Following this we get a lesson on the apparent motion of the moon and how Stonehenge marked the moon’s various positions in its monthly cycle and, in the longer term, its 19-year range cycle. Again, this is material that people who like astronomy more than me must find deeply interesting. It’s well presented, and the graphics do a good job of showing the material. I’ve read Gerald Hawkins’ 1961 book, as well as later refinements of them, but it still didn’t make me care about this. I have trouble with some of the claims for reasons I will discuss below. Here again, though, I am slightly annoyed with the presentation. The narrator asks how primitive people with no written language and only oral traditions could have figured out the lunar cycle, and instead of asking anthropologists or archaeologists to answer the question, they turn to a physicist who says they might have just told each other. One might suggest that since the project took centuries to complete, they might have put temporary markers in place to keep track of things, perhaps with wood, as with nearby Woodhenge, and adjusted as needed. Indeed, the show itself will contemplate this later in the hour.
After the second break, we are halfway through the show and at this point they take us through the process of how stone holes and wooden pole holes could be used to reconstruct what Stonehenge once looked like. And Bryan Penprase, an astrophysicist, delivers a somewhat facetious claim that future people could easily mistake modern technology like radio telescopes for ritual or religious monuments if our culture collapsed. This plays off the well-known archaeological in-joke that if you don’t understand something you’ve dug up, label it a ritual object.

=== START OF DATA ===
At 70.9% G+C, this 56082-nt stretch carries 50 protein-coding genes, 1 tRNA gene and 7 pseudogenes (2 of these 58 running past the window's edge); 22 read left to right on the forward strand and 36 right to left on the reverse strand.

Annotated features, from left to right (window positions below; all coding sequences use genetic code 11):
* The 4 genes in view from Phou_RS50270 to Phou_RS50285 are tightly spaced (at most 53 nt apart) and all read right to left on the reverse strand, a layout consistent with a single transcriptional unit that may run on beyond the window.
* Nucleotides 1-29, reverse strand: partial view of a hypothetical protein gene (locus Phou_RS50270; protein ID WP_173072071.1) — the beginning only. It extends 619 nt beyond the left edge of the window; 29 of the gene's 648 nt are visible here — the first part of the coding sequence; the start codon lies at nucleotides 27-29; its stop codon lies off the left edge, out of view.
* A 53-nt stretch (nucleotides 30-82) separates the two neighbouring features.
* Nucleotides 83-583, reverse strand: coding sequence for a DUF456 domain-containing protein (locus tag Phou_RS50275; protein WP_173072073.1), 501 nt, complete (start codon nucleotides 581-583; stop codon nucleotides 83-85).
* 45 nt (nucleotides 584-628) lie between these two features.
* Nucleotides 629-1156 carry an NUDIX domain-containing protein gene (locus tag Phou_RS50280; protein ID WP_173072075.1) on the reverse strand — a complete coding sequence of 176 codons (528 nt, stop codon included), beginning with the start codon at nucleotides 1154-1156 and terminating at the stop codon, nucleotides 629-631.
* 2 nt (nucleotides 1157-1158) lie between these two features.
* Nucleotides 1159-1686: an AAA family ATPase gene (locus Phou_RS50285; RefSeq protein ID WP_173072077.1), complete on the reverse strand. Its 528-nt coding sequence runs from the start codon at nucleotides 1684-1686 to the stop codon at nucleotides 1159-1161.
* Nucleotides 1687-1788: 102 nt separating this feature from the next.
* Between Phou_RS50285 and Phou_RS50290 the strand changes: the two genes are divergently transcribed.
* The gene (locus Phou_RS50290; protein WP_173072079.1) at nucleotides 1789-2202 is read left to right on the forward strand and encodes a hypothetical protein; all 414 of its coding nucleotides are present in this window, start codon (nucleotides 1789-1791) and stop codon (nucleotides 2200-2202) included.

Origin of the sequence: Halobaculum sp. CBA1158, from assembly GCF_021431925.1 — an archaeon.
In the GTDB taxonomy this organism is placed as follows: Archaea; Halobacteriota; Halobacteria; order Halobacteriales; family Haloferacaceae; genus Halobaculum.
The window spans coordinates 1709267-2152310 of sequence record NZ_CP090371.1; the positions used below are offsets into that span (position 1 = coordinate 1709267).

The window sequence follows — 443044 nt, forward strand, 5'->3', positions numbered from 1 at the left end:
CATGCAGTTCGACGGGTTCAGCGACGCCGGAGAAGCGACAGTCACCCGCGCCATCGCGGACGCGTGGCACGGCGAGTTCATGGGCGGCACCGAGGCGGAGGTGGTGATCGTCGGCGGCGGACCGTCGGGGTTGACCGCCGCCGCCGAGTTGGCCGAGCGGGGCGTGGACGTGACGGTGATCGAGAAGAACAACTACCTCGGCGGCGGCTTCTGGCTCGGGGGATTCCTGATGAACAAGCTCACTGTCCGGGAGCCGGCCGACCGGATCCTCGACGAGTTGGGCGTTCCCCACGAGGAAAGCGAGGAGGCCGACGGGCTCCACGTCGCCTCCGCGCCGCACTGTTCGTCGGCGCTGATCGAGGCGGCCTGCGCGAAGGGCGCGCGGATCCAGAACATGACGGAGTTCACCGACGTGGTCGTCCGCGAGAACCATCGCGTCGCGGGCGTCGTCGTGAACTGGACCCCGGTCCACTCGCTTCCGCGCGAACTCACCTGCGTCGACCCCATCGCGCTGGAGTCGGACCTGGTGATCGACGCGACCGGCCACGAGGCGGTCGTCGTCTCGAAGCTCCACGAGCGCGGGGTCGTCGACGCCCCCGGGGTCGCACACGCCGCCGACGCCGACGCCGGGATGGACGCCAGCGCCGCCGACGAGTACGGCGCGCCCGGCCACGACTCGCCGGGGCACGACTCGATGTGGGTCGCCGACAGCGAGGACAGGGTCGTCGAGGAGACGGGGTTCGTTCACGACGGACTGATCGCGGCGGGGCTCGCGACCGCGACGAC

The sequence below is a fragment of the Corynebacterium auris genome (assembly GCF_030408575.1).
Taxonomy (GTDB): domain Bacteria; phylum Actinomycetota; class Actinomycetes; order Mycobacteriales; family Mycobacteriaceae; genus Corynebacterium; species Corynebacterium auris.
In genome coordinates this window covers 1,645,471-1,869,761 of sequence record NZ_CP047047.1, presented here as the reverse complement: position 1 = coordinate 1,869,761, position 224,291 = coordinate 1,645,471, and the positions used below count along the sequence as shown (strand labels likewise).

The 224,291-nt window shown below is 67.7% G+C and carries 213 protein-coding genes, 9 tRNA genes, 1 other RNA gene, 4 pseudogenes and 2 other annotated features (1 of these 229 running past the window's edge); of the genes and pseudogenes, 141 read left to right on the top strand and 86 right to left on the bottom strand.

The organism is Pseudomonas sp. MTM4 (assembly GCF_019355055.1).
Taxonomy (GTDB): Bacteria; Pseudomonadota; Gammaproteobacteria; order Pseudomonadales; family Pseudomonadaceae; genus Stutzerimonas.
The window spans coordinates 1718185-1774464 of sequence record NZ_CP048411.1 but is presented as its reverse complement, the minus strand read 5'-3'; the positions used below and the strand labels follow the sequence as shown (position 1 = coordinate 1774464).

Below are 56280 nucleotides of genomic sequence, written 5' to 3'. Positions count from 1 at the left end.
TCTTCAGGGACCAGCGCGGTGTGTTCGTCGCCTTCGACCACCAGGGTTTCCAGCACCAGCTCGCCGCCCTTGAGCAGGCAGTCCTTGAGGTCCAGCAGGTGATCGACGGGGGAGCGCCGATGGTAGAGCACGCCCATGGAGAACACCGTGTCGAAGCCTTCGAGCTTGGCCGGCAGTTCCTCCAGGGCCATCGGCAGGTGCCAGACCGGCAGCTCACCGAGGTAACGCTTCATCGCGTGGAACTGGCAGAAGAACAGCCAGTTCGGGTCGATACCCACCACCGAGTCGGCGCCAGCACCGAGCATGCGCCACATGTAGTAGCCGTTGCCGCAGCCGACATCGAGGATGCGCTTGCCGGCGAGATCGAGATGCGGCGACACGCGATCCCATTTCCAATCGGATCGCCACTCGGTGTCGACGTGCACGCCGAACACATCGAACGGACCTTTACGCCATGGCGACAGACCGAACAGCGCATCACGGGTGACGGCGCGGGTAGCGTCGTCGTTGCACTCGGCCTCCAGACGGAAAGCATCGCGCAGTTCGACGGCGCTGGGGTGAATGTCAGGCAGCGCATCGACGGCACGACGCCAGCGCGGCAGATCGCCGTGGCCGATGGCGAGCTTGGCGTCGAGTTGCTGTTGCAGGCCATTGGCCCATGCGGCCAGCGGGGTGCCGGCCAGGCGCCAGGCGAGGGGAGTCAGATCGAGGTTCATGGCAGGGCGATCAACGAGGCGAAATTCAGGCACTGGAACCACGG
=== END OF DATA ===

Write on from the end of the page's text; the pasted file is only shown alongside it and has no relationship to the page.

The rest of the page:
At this point, the show discusses how wooden posts were probably used to plan out the stones and make sure they aligned correctly. Ha! I called it.
Once again, the show uses an astrophysicist to describe the anthropology of the people who built Stonehenge, which continues to be an odd choice. The show then tries to determine whether the Stonehenge people were scientists or a “secret cult” founded on science. A secret cult that built a giant stone temple with material imported from far away. Yup, secret. Neither is true; for ancient people science and religion were not separate in those days, as the astrophysicist later explains. I sincerely dislike the choice of the narration to characterize Neolithic and Bronze Age religion as “strange gods.” I’m not quite sure how these gods could be considered much stranger than, let’s say, the Hindu pantheon worshiped today by 1 in 5 human beings—a pantheon that originates in, yes, Bronze Age gods of the Vedas. The lack of anthropological consultation in the writing of this script keeps manifesting in strange choices of language that can be considered mildly offensive.